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(b Charlton, Kent (now in London), June 3, 1853; d Jerusalem, July 29, 1942).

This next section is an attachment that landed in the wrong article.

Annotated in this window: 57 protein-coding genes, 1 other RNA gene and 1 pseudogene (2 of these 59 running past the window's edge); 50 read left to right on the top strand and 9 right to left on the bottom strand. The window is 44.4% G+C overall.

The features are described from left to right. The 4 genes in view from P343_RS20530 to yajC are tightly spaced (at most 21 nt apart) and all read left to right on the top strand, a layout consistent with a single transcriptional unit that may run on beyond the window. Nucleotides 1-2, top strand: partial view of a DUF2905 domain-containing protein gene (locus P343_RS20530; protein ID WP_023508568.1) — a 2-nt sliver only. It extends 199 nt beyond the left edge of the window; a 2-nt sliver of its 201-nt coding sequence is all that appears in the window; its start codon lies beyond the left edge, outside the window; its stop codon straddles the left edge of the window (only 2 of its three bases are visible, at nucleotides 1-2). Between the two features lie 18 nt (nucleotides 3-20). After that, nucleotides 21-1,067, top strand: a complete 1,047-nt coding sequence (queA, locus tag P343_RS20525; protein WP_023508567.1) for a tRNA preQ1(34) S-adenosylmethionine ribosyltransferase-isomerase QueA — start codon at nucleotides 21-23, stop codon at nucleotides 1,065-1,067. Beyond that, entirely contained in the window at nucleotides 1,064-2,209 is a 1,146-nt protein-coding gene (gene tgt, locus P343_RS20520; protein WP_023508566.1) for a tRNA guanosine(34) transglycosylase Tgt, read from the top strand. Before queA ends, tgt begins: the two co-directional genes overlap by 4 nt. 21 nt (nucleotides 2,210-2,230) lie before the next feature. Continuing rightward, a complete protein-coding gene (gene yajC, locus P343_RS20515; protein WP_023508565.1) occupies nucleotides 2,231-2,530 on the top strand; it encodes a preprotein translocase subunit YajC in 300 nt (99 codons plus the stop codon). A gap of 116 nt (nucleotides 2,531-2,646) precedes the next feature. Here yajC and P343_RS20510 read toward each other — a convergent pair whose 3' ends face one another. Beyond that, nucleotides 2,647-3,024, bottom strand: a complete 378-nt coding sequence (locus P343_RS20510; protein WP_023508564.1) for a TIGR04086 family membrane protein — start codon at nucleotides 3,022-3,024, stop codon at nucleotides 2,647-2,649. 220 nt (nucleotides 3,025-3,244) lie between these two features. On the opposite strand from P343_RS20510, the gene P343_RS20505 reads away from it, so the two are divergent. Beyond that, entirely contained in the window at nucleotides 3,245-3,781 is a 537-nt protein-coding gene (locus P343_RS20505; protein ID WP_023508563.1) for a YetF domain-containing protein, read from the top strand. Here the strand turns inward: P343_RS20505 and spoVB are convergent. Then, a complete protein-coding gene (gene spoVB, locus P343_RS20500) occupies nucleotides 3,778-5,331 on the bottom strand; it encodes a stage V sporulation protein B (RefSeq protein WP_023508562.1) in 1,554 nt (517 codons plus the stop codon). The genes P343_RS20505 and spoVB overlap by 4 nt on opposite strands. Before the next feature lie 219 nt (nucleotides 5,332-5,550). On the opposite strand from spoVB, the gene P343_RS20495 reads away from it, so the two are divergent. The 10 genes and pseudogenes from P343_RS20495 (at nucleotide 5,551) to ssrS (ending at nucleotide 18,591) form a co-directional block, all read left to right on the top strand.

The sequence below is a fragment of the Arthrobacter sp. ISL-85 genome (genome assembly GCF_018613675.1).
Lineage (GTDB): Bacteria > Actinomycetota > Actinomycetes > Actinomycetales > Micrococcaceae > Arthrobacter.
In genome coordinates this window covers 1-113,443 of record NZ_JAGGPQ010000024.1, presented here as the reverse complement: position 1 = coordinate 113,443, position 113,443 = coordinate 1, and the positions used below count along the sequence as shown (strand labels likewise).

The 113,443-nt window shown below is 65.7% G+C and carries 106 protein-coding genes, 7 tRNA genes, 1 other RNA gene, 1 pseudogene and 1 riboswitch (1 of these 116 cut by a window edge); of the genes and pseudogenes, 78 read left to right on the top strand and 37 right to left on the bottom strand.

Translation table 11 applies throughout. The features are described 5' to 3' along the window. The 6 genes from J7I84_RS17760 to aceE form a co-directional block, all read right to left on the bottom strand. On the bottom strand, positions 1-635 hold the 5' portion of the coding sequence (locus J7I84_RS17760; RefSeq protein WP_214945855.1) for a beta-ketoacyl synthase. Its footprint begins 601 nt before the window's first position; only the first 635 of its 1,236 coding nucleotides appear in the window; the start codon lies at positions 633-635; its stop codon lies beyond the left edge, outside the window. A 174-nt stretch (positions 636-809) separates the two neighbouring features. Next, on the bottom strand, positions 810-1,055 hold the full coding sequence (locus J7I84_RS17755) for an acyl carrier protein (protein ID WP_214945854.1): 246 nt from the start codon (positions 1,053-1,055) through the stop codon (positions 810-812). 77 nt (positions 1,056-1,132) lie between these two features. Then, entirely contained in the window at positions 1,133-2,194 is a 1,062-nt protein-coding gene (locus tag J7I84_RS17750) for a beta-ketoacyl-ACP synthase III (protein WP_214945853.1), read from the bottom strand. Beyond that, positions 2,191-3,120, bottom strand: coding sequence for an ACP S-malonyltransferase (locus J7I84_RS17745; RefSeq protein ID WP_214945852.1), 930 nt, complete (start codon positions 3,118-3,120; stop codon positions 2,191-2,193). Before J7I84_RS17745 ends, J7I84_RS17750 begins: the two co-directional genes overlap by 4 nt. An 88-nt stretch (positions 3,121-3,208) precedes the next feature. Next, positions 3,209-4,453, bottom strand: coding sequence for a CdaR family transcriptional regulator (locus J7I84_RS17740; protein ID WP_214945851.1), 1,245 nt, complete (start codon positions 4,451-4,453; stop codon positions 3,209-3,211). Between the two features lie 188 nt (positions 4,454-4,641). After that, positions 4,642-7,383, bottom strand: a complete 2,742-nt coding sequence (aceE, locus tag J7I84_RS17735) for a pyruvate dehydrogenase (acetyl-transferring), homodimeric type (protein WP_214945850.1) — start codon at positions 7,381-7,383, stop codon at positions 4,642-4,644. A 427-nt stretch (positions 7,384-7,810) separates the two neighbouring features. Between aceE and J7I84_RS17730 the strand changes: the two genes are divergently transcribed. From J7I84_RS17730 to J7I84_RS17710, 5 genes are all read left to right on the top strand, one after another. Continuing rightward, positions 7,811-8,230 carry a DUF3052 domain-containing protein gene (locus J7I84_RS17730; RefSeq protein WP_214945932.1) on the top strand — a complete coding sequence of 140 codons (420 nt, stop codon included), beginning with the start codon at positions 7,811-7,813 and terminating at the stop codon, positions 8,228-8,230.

English archaeologist and writer. He was educated at home by unconventional parents, inheriting from his father (a chemical engineer and inventor) his mathematical ability and manual dexterity and from his mother (the daughter of Matthew Flinders, the explorer and circumnavigator of Australia) his interest in antiquity. As a young man he surveyed and recorded many earthworks and prehistoric monuments in southern England; he made the first accurate survey of Stonehenge and from 1880 to 1882 measured the pyramids of Giza. Once in Egypt, he found his life’s work: to extract from the soil not only inscriptions and objets d’art but all the information about an ancient civilization that could be gleaned from the study of its artefacts. He realized the significance of pottery, hitherto discarded by excavators, as dating evidence and emphasized the importance of recording together all associated finds, such as grave groups. Excavating in the Faiyum in 1887–9...